NHL launching soccer-style Champions Cup?

With the NHL reportedly planning a Champions Cup for 2016, we might see the Chicago Blackhawks' Jonathan Toews (right) make like Bayern Munich's Arjen Robben and face the best club teams from other leagues.

In addition to outdoor games and excessive celebrations, the National Hockey League is reportedly preparing to borrow something else from the world’s most popular sport.

By 2016, the NHL will hold a Champions Cup featuring premier club teams in North America and Europe, in the style of soccer’s cross-league international tournament.

Chris Botta, an NHL and soccer business writer for Sports Business Journal, reported the plan Tuesday.

The new tournament would be part of the league’s three-year plan to generate $1 billion more in revenue.

When the NHL and NHLPA met with the International Ice Hockey Federation this year to arrange a plan to send NHL players to Sochi in 2014, they also spoke of expanding international competition beyond the Olympics.

This is the first report of a Champions Cup, however, which, unlike the World Cup — last played in 2004 — would feature club teams as opposed to national outfits.

“We talked about the World Cup and that is included in the terms of our Player Transfer Agreement and the (anticipation) that we will cooperate on something like the World Cup of Hockey,” NHL deputy commissioner Bill Daly told NHL.com in May. “It’s obviously something we have been talking about with the (NHL) Players’ Association, and I think we have a conceptual understanding with them that we should be in a position to play in World Cups and announce them soon.”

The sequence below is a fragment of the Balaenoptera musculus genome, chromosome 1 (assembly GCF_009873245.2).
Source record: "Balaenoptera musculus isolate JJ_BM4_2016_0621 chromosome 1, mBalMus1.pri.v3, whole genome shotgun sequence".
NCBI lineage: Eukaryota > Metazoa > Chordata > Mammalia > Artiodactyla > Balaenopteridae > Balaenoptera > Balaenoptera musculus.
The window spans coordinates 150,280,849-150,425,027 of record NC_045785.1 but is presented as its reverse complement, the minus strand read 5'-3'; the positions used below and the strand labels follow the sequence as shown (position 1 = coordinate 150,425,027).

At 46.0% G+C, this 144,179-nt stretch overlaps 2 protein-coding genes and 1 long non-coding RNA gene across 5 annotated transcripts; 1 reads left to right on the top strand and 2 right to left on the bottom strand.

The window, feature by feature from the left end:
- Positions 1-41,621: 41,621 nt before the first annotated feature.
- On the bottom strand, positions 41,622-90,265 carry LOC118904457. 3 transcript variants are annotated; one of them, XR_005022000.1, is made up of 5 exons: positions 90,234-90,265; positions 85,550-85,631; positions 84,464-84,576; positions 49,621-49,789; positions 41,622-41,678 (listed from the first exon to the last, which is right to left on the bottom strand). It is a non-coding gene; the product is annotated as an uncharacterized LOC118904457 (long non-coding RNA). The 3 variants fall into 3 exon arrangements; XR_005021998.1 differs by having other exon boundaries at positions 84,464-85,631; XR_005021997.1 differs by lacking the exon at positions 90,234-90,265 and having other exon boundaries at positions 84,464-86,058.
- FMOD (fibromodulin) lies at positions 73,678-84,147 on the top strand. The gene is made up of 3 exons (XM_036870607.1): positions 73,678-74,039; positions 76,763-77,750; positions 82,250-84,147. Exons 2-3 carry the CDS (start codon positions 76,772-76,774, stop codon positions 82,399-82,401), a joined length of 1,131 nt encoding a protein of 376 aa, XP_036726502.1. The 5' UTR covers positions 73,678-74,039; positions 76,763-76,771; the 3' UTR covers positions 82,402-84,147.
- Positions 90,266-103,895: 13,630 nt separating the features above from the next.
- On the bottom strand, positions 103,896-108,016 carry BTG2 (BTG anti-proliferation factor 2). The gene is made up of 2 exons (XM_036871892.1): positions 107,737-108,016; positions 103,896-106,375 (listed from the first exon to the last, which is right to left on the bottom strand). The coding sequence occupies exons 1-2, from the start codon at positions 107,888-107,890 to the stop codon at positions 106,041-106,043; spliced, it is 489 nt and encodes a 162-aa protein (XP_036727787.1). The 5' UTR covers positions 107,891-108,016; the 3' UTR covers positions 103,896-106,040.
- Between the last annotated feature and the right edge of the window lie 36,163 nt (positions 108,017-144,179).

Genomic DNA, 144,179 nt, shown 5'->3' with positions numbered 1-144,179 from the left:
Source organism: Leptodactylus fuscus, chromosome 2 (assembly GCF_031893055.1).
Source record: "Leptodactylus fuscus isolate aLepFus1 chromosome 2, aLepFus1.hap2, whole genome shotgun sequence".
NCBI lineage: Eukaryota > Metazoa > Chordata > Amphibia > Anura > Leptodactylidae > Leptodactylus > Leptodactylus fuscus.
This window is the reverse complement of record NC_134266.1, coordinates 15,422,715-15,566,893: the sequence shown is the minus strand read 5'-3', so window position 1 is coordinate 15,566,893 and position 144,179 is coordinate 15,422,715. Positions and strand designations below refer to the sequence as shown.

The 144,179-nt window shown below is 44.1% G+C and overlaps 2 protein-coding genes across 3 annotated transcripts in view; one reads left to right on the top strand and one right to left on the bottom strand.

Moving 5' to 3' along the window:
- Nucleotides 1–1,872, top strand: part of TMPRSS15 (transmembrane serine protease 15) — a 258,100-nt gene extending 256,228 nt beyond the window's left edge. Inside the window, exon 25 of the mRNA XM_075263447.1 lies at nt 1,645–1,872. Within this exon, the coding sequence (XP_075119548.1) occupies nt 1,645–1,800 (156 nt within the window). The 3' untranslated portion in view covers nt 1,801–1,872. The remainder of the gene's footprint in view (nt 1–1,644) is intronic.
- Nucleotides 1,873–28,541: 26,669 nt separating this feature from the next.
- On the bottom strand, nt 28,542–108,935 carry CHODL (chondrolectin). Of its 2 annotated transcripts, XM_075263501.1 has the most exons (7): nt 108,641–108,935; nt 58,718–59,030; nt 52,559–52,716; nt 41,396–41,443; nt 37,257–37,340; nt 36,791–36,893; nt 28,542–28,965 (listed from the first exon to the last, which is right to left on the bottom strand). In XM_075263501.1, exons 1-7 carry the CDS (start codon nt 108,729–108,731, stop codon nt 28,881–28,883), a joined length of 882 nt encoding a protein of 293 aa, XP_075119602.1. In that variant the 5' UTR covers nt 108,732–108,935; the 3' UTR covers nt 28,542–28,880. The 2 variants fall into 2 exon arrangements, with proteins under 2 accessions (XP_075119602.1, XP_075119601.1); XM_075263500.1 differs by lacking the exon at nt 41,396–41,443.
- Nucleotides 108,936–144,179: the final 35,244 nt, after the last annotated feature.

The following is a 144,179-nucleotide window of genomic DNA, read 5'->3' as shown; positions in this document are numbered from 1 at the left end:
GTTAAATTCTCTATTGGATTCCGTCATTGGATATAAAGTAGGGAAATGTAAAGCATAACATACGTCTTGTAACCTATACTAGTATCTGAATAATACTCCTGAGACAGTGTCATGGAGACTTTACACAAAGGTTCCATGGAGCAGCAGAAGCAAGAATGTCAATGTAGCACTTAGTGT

The idea of NHL clubs competing against teams from, say, the KHL or Swedish Elite League raises many questions, says NHL alumnus and Hockey Central analyst Marty McSorley.

“Let’s say you have Chicago playing the best team from Russia. Joel Quenneville will play (Jonathan) Toews two shifts and (Patrick) Kane two shifts and then play his third goaltender. As a player, you’re looking it as a glorified scrimmage, but at the end you have the Russian team happy and cheering because they won? As a player you’ll feel, we didn’t give them our best,” says McSorley. “I can’t see that teams are going to be that committed to this.”

As a member of the Los Angeles Kings, McSorley participated in the 1988-89 Super Series against touring Soviet club Dinamo Riga. The Kings lost 5-3, and the experience left McSorley sour.

“You put your gear on, and you’re on the bench hardly playing,” McSorley remembers. “You’re like, ‘This is a waste of time.’

“I have a hard, hard time believing the NHL Players’ Association will go for it.”

The only way McSorely sees the idea working is if the games count towards a team’s chase for the Stanley Cup. But even then there will be issues regarding player discipline, insurance, travel and the level of competition. It gets complicated.

“I can’t see you adding more games onto a team’s schedule after they’ve been to the Stanley Cup finals,” McSorely says. “If you’re asking your players to take those games seriously, realistically (consider) how much can you tax your stars?”

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